Apolipoprotein A-1 (Apo A-1) is the major protein constituent of high-density lipoprotein (HDL) and Apo A-1 plays an important role in lipid metabolism and may be protective against atherosclerosis in adults. However, little is known about HDL and Apo A-1 in the developing human fetus. Herein we investigated the relationship of Apo A-1 levels in umbilical cord blood at delivery to gestational age and HDL cholesterol. Fetal plasma levels of Apo A-1, which were not correlated with those in maternal plasma, were significantly lower among newborns delivered at 21-26 wk gestation (52 ± 4.4 mg/dl, mean ± SE) than in those delivered at 33-34 wk gestation (87 ± 5.8 mg/dl). Thereafter, the mean umbilical cord plasma levels of Apo A-1 remained relatively constant (101 mg/dl at 39-40 wk of gestation). We found no significant correlations between Apo A-1 levels and fetal sex, race, or delivery method. At equivalent gestational ages and birth weights, however, Apo A-1 levels in white newborns tended to be lower than those in black infants. The Apo A-1/HDL cholesterol ratio in umbilical cord blood rose progressively from 2.5 (27-28 wk gestation) to 3.8 at term, due largely to increased Apo A-1 levels but little change in the mean HDL cholesterol levels, which ranged from 22-24 mg/dl at each gestational period. These results are suggestive that fetal sources and that the rate of production and/or clearance of Apo A-1 is altered during the latter third of human intrauterine development.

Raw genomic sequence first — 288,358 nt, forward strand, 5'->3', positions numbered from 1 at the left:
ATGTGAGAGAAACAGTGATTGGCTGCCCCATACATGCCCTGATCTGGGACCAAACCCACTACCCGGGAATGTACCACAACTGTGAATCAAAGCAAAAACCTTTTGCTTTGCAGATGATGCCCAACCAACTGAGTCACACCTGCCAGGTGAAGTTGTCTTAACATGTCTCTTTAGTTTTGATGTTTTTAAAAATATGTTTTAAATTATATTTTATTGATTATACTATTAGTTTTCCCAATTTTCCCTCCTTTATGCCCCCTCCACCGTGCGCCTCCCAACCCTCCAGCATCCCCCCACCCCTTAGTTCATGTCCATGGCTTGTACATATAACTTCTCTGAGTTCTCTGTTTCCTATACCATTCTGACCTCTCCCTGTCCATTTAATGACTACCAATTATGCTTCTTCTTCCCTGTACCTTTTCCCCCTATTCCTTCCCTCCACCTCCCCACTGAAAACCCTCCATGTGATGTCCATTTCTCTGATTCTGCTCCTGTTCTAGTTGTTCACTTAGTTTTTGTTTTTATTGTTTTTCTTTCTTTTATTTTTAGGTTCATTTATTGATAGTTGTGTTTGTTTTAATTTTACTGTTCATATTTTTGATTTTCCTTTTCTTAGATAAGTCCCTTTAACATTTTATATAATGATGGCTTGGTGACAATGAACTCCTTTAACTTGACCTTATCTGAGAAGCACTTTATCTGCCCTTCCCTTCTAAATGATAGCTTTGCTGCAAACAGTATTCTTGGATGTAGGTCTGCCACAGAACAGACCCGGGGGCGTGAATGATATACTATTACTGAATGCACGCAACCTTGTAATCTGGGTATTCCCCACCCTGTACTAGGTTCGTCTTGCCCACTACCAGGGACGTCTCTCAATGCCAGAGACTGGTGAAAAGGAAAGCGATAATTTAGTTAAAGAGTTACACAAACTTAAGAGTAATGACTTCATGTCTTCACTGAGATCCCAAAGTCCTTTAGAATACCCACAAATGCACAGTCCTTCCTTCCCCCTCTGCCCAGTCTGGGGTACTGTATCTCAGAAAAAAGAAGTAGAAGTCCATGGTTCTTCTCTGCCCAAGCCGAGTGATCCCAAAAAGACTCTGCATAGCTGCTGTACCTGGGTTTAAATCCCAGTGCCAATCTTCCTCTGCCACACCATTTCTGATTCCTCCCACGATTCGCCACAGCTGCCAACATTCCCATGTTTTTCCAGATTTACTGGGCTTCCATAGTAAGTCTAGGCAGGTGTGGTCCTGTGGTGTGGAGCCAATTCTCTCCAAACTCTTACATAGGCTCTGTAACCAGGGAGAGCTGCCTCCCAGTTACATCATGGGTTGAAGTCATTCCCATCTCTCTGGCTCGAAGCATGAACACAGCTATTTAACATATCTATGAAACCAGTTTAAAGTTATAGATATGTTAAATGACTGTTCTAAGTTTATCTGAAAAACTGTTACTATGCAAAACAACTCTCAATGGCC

|Original language||English (US)|
|Number of pages||4|
|State||Published - 1988|
ASJC Scopus subject areas
- Pediatrics, Perinatology, and Child Health